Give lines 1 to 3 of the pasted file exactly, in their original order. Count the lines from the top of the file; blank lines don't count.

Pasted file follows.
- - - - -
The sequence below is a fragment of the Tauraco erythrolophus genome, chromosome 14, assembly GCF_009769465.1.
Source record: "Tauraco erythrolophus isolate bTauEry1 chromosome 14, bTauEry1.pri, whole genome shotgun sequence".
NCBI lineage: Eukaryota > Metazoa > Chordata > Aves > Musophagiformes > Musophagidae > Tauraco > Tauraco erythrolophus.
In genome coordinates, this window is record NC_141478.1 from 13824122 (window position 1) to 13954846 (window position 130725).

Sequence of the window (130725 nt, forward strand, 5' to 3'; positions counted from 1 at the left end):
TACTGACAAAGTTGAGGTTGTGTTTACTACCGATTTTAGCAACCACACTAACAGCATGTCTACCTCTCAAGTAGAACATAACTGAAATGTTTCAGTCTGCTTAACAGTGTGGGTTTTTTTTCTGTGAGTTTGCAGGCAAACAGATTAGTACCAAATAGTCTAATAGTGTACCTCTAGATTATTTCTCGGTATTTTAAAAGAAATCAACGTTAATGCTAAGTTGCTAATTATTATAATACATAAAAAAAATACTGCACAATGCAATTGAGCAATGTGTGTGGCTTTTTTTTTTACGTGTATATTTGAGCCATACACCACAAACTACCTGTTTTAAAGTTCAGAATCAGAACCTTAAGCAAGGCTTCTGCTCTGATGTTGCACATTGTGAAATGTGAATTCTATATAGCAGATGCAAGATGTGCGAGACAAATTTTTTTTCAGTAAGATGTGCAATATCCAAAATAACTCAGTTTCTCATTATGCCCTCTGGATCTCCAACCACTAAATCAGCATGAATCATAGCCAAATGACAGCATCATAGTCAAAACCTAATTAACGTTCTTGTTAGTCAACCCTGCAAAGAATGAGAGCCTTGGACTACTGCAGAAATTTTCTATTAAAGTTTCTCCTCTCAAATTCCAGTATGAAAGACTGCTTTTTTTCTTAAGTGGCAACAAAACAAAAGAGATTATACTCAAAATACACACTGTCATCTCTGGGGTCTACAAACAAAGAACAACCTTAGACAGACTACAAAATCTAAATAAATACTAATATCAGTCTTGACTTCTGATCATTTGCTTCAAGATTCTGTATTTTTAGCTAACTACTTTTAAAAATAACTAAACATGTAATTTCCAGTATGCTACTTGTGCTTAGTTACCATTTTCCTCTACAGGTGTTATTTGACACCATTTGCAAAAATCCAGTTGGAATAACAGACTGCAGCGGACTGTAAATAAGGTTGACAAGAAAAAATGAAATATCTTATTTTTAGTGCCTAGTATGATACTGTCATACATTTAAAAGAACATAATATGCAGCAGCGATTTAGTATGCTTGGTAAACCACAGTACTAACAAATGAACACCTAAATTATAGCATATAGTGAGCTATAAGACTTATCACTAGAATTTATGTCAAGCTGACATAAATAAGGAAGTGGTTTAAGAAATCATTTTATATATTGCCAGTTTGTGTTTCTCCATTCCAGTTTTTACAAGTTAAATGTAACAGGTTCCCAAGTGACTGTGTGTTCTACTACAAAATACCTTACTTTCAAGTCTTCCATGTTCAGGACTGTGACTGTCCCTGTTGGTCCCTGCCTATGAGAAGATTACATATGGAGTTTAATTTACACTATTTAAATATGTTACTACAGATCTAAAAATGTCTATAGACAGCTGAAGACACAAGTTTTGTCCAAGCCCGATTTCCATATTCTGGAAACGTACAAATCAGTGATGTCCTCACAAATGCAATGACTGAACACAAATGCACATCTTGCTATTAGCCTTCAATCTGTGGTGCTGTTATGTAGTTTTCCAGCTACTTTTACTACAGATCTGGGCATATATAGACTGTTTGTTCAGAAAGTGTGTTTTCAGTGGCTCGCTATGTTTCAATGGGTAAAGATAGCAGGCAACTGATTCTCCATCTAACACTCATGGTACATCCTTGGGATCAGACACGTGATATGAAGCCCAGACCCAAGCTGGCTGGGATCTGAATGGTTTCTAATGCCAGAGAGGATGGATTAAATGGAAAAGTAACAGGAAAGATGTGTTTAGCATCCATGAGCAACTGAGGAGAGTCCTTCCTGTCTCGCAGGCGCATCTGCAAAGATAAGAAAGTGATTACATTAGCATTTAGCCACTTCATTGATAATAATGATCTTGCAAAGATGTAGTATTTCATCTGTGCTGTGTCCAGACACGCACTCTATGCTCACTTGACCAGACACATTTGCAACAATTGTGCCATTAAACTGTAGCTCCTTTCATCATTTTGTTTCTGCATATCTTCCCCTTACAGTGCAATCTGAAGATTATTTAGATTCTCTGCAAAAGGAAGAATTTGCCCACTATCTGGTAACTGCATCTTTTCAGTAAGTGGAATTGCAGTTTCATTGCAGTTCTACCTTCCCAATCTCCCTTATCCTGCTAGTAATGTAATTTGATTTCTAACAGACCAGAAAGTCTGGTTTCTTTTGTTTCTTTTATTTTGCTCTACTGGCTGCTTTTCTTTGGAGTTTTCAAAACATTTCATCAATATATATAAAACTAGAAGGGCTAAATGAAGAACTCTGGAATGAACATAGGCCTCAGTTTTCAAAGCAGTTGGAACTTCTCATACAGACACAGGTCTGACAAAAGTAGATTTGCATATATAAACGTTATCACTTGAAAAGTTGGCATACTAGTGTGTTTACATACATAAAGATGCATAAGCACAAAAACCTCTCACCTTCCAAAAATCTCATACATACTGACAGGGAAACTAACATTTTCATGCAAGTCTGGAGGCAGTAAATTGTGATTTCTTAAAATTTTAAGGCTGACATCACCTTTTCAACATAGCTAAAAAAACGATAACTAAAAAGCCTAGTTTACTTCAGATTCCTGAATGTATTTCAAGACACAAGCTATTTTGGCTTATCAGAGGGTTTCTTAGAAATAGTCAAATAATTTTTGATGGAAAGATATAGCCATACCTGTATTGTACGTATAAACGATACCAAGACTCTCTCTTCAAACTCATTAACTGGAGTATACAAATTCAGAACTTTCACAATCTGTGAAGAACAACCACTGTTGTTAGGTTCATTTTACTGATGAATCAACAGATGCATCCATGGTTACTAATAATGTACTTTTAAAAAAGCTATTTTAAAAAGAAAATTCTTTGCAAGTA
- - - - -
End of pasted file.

The sequence below is a fragment of the Tauraco erythrolophus genome, chromosome 14, assembly GCF_009769465.1.
Source record: "Tauraco erythrolophus isolate bTauEry1 chromosome 14, bTauEry1.pri, whole genome shotgun sequence".
NCBI lineage: Eukaryota > Metazoa > Chordata > Aves > Musophagiformes > Musophagidae > Tauraco > Tauraco erythrolophus.